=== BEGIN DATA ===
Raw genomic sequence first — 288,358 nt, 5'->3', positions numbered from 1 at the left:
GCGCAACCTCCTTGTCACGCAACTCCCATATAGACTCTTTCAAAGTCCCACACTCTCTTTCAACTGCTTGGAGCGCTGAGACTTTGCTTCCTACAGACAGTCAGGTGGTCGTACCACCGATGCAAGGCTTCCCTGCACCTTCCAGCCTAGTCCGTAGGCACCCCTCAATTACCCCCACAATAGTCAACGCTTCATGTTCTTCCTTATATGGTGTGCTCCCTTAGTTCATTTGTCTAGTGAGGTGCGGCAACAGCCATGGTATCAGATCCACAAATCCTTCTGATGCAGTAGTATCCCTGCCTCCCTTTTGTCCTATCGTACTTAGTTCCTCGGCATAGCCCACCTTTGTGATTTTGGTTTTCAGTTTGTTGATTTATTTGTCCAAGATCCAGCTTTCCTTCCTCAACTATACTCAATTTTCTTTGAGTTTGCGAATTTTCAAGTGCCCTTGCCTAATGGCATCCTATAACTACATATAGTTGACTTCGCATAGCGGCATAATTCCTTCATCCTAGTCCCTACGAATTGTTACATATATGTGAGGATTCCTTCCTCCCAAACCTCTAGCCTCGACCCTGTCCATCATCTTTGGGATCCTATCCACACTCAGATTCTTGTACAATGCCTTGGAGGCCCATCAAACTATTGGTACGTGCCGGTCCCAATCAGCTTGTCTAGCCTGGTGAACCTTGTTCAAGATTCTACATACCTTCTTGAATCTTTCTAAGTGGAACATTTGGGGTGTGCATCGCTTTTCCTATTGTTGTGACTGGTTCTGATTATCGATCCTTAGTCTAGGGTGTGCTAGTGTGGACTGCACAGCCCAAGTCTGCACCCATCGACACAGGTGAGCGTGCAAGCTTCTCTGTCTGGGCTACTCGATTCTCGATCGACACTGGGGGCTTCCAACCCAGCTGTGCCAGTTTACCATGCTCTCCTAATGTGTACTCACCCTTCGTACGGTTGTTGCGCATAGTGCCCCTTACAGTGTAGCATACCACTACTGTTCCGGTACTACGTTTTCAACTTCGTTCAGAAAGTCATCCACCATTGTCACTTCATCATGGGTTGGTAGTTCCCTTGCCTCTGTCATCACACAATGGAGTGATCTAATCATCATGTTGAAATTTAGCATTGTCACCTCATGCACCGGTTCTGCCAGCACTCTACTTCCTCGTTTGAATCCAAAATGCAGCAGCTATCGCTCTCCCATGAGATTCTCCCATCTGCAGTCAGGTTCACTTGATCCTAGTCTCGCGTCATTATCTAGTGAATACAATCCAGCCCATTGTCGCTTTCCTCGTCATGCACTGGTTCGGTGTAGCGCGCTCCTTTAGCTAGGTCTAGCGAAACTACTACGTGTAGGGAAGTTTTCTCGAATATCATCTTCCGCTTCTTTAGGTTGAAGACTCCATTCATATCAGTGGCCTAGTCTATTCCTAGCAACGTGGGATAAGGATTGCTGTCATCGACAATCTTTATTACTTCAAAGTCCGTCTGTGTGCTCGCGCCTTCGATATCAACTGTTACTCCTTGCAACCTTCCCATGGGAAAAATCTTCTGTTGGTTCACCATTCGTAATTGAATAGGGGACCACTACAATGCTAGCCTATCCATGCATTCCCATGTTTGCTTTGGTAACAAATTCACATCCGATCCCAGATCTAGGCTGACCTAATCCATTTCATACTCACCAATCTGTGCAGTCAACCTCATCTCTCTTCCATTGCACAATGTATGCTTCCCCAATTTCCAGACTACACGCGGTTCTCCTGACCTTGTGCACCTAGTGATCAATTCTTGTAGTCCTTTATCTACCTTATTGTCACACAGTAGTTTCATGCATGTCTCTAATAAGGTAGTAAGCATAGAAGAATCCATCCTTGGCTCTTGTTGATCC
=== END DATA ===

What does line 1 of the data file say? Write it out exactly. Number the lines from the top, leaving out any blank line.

Raw genomic sequence first — 288,358 nt, 5'->3', positions numbered from 1 at the left: